Wednesday, December 26, 2012
Pierre Remillard’s workshop feels a bit like an old-school diner, the kind of place that covers every square inch of wall with artifacts that are almost half a century old.
Hundreds of clocks hang on the far wall, the remains of a collection given to Remillard by his mother’s companion.
The right wall showcases three old trumpets and a trombone, along with a few baseball gloves. Baseball, he explained, has always been an important part of his life.
Photos, many of fellow sailors he served with in the Navy, cover a good portion of the near wall and ceiling, though they’re interspersed with bits of poetry and letters from family and friends.
Remillard uses this space for his artwork which, of late, has been painting American flags on corrugated metal.
He has at least half a dozen finished flags in his workshop, each one lifelike, seeming to ripple and bend along the folds of the metal.
A Vietnam veteran, Remillard said he uses art as a way to process emotions and connect himself to people. After serving as a Navy frogman, he came back to the U.S. and started working as a painter but found military service had left him in a deep emotional pain.
“Your emotional side is growing these walls up so that you are protected from things that might harm you,” he said. “They disconnected me from my heart.”
Remillard tried treatment through the Department of Veterans Affairs but said that nothing made him better until he had an awakening when he was 50. After that, he decided to move back to Walla Walla and spend his time creating.
“I took my painting to an art form,” he said. “It’s therapy.”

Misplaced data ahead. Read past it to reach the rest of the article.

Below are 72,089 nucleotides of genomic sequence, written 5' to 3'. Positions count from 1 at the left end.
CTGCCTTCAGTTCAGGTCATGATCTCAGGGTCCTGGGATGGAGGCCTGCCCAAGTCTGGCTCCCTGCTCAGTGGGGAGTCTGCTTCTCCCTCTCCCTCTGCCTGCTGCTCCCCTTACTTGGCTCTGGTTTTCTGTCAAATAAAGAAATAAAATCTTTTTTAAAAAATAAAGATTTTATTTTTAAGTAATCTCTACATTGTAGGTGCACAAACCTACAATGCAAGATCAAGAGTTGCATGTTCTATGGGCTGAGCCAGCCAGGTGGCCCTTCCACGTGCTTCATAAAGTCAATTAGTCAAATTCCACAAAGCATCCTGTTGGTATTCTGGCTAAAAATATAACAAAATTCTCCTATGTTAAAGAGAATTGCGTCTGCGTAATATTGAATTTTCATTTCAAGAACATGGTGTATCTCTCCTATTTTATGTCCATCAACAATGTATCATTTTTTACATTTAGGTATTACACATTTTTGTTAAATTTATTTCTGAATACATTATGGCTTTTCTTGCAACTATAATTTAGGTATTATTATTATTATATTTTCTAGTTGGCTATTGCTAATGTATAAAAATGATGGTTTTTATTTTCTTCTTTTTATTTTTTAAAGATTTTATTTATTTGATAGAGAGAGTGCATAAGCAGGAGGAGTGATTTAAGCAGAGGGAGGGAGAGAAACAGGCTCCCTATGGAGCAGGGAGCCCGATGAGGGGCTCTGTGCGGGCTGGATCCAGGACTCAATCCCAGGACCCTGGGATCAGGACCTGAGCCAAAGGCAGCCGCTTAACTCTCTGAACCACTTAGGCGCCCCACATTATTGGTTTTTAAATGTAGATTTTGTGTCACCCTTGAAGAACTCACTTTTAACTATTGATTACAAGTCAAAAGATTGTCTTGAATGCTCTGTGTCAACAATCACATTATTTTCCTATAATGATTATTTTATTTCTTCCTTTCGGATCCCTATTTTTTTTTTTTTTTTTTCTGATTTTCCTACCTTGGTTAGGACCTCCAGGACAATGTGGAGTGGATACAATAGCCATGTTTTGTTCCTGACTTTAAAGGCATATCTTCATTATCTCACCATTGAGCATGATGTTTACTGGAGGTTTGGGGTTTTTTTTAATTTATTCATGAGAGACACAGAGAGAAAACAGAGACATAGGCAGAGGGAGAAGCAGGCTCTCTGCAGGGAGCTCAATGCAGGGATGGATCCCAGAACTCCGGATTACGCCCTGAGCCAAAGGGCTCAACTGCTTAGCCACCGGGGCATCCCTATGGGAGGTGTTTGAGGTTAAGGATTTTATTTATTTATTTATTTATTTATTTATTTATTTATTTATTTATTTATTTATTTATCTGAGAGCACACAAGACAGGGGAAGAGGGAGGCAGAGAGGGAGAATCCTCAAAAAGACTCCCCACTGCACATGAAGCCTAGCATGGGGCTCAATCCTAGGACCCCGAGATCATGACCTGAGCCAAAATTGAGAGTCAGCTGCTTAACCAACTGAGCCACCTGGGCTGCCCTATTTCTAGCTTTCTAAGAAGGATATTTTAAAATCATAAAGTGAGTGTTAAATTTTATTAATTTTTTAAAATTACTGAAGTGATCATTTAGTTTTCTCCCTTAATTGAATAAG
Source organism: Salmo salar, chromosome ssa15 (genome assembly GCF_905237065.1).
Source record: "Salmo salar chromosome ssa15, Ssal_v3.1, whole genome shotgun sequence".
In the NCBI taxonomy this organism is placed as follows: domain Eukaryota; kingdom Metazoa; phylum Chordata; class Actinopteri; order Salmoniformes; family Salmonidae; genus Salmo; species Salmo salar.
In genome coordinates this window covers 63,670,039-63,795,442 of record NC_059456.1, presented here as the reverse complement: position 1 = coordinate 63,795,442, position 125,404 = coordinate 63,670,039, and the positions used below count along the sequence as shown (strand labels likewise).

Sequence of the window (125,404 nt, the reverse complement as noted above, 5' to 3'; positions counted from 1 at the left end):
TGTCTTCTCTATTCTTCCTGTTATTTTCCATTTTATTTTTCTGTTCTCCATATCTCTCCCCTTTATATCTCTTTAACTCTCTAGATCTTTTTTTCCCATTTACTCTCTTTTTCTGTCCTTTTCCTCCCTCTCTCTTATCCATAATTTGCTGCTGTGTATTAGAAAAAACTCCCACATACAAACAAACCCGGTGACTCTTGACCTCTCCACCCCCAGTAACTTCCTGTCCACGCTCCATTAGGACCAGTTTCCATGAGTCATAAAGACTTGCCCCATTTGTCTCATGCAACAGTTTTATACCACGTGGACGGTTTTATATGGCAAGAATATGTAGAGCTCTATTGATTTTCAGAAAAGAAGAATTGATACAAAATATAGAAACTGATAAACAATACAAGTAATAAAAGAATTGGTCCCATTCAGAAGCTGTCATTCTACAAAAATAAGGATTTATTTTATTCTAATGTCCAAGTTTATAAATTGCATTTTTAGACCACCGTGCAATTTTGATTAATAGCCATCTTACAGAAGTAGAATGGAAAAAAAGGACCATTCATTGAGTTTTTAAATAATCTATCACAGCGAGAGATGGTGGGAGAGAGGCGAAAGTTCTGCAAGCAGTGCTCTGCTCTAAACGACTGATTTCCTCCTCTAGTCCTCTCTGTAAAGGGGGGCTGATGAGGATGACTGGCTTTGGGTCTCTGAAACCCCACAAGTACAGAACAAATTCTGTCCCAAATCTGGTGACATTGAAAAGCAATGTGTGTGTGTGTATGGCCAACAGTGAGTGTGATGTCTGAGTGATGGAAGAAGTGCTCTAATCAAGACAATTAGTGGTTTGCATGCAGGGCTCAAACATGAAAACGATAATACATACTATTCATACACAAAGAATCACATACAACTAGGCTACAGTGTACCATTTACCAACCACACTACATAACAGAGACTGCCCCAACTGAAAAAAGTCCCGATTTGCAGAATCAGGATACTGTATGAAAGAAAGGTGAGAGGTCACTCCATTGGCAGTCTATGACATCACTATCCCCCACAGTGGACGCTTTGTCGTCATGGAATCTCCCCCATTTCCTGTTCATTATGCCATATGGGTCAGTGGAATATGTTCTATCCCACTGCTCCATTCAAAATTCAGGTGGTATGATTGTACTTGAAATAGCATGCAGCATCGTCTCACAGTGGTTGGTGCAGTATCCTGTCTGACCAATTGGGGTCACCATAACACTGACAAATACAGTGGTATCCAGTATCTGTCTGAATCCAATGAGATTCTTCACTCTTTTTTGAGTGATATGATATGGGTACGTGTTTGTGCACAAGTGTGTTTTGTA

Before he started doing flags, Remillard completed a life-sized car, which is made out of metal and faux painted to look like wood. The piece took him over a decade to finish, and he sometimes takes it to car shows, where it becomes a conversation starter.
“People come over to me, and they’re amazed that my car isn’t what it seems to be,” he said. “So then we can talk about life.”
Talking about life is something he enjoys doing, whether it’s speaking at Berney Elementary School about his experiences as a veteran, or connecting with younger veterans in Walla Walla to help them process their experiences.
When he was growing up in Walla Walla, Remillard said it was common to see World War II veterans around town. Parades would have 500 men in uniform, and the town felt connected to soldiers and the war itself.
During Vietnam, the national mood changed.
“I’m really proud of everything I did, but I don’t believe in that war we fought. And the nation didn’t either,” he said.
Now, he said, most people put thoughts of war out of their mind, which can leave veterans feeling alone.
Many of the veterans he talks to experience the same things he did — emotional disconnection, pain that won’t go away — but few are able to do anything about it. Remillard hopes that by seeking connections with others, he can help ease this burden.
It’s this desire to connect, as well as a deep feeling of patriotism, that guides his artwork. While he said he doesn’t support wars, Remillard chooses to spend his time interacting with people around him, instead of getting involved in politics or partisan arguments.
“I have opinions, but I don’t delve into things I can’t do anything about,” he said. “I think peace comes from in here.”